“The writers of our generation were humble in the sense that they did not hope to alter the course of events or even to build themselves an honored place in society.” Cowley’s remarks on those writers who have achieved an honored place in literary history if not in society suggest that for Cowley his humility came at too high a price. It entailed either a retreat into the past (as in Eliot and Ezra Pound) or a retreat into mere aesthetics (as in Joyce and Eliot), in which form achieves a dubious triumph over matter, art over life. Cowley is particularly critical of Joyce, of “his pride, his contempt for others, his ambition.” Cowley evidences considerably greater interest in and sympathy for a group of writers and artists about whom Americans especially knew little if anything at the time Exile’s Return was published. Led by Tristan Tzara, the Dadaists had none of Joyce’s monumental ambition, and they gain a large measure of Cowley’s approval for being merely “young and adventurous, and human.” Dada took the modernist belief in art for art’s sake to the very frontiers of intelligibility, making virtues of obscurantism, of the purity of poetry, of individualism, of amorality, and of art as exploration rather than as message. In freeing art so completely from the limitations of reality (and realism), Dada succeeded in producing gestures only. These gestures greatly impressed and influenced Cowley “then”; but “now” (1934 and again in 1951), he sees them in a different and far less favorable light as evidence of that general frittering away of one’s talent in gestures that, whether great (Joyce’s novels) or small (Dadaist happenings) produced no significant effect on the life and society from which art had chosen to divorce itself.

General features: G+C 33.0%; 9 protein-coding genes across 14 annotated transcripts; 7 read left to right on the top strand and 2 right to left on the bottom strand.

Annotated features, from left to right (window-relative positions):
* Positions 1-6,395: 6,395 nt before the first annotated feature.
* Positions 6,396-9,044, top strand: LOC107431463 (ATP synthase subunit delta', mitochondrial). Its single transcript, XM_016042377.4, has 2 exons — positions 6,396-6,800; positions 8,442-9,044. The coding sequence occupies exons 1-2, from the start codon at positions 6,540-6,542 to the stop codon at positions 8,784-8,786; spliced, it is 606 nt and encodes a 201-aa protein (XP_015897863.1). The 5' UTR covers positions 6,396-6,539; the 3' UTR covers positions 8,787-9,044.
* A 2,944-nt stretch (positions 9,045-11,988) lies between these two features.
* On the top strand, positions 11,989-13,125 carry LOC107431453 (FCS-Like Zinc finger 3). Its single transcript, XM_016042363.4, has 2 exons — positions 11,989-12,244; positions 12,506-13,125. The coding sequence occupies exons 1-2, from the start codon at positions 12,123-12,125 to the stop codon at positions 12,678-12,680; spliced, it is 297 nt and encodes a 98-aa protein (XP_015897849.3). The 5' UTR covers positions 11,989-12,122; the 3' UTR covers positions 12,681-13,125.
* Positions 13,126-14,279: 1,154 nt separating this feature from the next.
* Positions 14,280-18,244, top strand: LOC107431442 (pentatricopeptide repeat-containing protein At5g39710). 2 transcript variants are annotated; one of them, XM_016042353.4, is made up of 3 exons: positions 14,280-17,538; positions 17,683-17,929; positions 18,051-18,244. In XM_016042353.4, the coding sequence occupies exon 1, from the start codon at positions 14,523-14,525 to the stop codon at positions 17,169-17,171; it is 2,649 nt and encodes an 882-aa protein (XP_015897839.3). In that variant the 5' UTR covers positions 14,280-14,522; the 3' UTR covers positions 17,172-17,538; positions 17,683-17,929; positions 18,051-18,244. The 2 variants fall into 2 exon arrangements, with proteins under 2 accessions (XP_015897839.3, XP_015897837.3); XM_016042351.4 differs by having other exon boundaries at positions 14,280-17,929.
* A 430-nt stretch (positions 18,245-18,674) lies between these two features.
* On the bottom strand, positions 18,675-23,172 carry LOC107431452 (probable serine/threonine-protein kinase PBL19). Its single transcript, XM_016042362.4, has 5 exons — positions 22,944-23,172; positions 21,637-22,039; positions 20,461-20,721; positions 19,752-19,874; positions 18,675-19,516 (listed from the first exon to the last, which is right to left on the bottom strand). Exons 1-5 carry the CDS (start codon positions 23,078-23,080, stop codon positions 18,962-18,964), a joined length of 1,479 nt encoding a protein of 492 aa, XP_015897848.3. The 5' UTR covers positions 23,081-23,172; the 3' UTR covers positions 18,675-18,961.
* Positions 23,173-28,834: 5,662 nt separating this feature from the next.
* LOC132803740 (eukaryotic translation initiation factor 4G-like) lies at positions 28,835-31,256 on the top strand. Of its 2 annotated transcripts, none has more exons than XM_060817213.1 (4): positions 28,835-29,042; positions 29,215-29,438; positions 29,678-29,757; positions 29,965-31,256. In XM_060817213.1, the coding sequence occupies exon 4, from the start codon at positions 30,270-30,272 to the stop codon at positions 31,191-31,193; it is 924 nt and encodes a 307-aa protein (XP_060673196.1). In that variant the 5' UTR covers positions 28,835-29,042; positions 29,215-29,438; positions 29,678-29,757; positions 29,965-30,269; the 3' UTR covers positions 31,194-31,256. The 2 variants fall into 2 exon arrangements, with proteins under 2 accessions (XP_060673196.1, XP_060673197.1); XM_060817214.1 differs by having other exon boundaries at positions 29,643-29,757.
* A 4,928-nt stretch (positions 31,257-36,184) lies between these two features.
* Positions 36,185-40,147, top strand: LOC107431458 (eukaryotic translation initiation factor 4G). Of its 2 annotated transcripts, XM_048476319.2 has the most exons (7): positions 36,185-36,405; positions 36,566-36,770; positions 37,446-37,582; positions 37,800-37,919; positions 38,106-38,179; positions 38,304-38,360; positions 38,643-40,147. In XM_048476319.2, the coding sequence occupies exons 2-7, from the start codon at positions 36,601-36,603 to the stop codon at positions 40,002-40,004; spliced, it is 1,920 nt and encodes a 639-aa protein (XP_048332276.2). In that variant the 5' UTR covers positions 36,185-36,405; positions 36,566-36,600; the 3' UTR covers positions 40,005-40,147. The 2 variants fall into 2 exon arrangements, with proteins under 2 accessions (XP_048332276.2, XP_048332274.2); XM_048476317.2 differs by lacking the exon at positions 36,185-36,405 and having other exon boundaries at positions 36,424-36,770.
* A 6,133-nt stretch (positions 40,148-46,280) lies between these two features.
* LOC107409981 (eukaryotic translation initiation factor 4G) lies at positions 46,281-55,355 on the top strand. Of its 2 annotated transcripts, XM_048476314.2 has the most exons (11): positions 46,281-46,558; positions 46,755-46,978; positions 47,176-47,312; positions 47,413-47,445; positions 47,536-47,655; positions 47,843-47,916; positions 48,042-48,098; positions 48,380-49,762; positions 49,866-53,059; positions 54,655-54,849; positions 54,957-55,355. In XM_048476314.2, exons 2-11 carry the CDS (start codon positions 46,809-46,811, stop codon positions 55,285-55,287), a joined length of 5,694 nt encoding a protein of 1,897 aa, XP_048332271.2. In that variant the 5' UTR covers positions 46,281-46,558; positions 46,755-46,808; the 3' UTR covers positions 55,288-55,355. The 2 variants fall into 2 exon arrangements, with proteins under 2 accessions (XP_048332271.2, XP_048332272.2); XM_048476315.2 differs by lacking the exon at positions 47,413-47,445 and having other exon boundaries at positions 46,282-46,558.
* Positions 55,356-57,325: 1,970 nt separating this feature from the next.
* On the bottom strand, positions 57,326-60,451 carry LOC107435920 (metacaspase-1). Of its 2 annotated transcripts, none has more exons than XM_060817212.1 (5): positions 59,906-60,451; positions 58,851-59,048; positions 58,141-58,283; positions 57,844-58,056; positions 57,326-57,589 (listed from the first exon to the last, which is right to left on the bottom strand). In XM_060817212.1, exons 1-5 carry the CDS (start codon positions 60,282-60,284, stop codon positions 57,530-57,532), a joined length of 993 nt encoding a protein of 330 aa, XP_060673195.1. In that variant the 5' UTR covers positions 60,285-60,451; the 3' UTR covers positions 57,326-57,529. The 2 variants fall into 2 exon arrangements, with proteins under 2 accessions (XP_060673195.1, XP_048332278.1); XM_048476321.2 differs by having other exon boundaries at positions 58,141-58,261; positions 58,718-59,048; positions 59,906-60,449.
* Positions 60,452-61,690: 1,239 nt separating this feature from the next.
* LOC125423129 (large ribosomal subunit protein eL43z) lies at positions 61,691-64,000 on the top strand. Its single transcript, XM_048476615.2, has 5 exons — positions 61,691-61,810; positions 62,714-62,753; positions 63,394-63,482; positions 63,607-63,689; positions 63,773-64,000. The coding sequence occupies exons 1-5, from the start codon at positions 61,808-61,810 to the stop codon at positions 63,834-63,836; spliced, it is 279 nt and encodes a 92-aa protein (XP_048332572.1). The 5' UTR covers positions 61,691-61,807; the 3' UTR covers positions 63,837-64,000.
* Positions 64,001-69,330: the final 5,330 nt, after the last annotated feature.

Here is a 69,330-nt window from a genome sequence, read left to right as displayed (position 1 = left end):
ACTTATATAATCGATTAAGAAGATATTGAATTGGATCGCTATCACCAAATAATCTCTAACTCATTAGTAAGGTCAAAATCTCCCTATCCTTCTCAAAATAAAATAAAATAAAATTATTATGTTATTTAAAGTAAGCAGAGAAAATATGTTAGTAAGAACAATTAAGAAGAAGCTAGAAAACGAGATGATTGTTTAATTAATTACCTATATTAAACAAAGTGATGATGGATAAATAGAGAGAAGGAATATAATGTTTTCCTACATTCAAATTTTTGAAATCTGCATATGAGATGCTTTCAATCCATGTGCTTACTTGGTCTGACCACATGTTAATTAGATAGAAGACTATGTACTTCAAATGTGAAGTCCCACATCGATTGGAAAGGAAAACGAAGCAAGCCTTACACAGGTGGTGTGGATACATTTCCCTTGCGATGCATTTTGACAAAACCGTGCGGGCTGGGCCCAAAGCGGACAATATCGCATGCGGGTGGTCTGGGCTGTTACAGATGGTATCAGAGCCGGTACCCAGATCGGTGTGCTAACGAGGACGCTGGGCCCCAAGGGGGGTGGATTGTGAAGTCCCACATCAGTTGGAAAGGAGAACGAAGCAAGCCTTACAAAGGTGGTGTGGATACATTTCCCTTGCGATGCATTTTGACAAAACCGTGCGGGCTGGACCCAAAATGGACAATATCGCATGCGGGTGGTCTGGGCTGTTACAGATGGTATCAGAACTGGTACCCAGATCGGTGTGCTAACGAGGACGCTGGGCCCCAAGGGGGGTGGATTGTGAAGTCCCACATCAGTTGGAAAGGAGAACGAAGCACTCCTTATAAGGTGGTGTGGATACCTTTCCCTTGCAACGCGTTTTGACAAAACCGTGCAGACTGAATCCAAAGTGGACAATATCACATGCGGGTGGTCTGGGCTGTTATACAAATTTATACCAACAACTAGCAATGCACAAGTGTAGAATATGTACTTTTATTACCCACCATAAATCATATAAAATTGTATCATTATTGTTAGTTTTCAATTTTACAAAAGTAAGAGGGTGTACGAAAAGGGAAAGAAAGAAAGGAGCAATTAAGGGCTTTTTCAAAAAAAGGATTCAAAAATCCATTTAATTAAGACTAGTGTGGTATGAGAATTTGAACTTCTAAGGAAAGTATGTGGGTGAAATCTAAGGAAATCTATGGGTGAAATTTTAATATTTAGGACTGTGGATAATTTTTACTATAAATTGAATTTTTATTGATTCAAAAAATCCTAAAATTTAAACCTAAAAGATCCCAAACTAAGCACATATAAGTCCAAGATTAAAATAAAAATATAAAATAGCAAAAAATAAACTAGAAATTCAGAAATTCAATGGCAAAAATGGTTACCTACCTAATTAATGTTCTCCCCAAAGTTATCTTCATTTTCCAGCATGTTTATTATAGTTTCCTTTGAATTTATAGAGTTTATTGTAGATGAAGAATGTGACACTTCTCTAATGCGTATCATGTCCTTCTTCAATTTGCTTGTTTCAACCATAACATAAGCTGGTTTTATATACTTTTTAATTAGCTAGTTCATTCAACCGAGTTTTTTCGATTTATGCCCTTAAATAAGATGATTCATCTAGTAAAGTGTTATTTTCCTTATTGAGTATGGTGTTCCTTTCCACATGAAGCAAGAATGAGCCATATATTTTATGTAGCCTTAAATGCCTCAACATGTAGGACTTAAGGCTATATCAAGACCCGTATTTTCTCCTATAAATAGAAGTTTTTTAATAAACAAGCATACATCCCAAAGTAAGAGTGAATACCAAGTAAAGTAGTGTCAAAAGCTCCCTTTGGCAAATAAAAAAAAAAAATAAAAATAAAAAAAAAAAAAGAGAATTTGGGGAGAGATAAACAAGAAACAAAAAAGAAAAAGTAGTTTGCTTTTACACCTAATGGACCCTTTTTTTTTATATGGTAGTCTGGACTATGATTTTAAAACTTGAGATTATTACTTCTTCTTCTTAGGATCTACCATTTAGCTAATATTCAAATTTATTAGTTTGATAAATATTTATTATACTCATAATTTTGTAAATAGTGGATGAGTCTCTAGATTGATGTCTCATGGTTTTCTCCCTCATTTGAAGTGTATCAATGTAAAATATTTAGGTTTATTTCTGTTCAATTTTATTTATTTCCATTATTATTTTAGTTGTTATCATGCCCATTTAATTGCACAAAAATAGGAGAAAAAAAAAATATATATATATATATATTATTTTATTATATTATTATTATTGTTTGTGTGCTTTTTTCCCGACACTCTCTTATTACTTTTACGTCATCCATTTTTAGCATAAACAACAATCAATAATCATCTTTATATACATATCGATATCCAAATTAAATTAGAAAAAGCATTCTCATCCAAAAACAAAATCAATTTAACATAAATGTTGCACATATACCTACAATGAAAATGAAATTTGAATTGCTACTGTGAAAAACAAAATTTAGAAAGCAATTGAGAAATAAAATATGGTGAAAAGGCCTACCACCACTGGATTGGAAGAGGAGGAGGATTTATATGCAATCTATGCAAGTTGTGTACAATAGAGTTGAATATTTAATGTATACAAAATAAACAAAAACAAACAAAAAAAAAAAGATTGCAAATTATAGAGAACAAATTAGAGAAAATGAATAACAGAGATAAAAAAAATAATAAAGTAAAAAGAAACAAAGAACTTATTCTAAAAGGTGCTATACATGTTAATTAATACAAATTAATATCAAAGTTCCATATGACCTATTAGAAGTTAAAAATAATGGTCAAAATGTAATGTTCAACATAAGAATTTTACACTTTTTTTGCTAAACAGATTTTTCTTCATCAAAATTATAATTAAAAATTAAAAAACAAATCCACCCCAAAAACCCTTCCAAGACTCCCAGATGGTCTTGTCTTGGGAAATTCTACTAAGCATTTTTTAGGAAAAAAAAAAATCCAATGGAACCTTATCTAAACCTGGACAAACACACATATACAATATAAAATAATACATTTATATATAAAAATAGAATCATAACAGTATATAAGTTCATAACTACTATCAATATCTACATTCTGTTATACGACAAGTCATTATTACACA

Cowley is so hard on his literary generation because he believes that art matters, and it matters so much not because it is, as for Joyce, all, but because it is not. Art, Cowley insists, exists—or should exist—only in its relation to life. The exiles (including the Cowley of the 1920’s) mistakenly adhered to “a theory of art which held that the creative artist is absolutely independent of all localities, nations or classes.” The Cowley of Exile’s Return is particularly critical of the wisdom and validity of this theory. The modernist transformation of art into religion did profoundly revolutionize the writing of poetry and fiction, as Cowley himself admits, but he also believes that it failed in two important respects: one, because it “led into blind alleys” and two, because it had “tried to become a system of ethics, a way of life.” Insofar as modernism helped to open art to the present, Cowley applauds it (the efforts of the Transatlantic Review’s editors to encourage colloquial American writing, for example). He also recognizes that exile from American life played a vital role in enabling American writers to discover their own Americanness. In fact, in this regard Cowley goes so far as to compare the American expatriates of the 1920’s with the great Russian novelist Fyodor Dostoevski, who came to discover his native Russia as well as the most national and the most personal elements in his own character only by leaving his homeland and sojourning abroad. While the experience and the effect were virtually the same in both these cases, Cowley calls attention to one most important difference. In Cowley’s judgment, none of the expatriates—and this includes the greatest of them, the American Eliot and the Irishman Joyce—wrote anything to rival the greatness of Dostoevski’s novels of the post-European period. Just as his most terrifying creation, Stavrogin in The Possessed, was “destroyed by his own undirected power,” so too did the exiles of Exile’s Return meet a similar fate a half-century later. They overcame their sense of American (or Irish) inferiority only to succumb to the equally incapacitating myth of “the lost generation,” a defeat that characterizes the entire generation and that Cowley finds epitomized in the career of a relatively minor, even peripheral figure, Harry Crosby. Crosby literally embodies all that the lost generation represents: the wealth, the good education, the assured career in the commercial world (banking), the shattering war experiences, the turning to art as salvation. Above all, the fact that Crosby committed suicide in December, 1929, leaving no note or even a suspicion as to why he had taken his own life and that of a companion, makes him stand, in Cowley’s telling, for that void of unfulfilled promise that Cowley discerns at the heart of the age. The period that had begun with the promise of “social and moral reaction” degenerated into what Fitzgerald called “the greatest, gaudiest spree in history.” Crosby’s promising but ultimately wasted life, his grand but utterly unproductive final gesture, sums up not only his age but more important the literature of his age, and one suspects that it is for this reason that Cowley bestows upon Crosby that measure of sympathy that he withholds in his assessments of those far more “major” writers in whose works he finds evidence of the same dissipation, of the same rejection of the belief that Cowley maintains so strenuously: that to live, art must engage life, not retreat from it.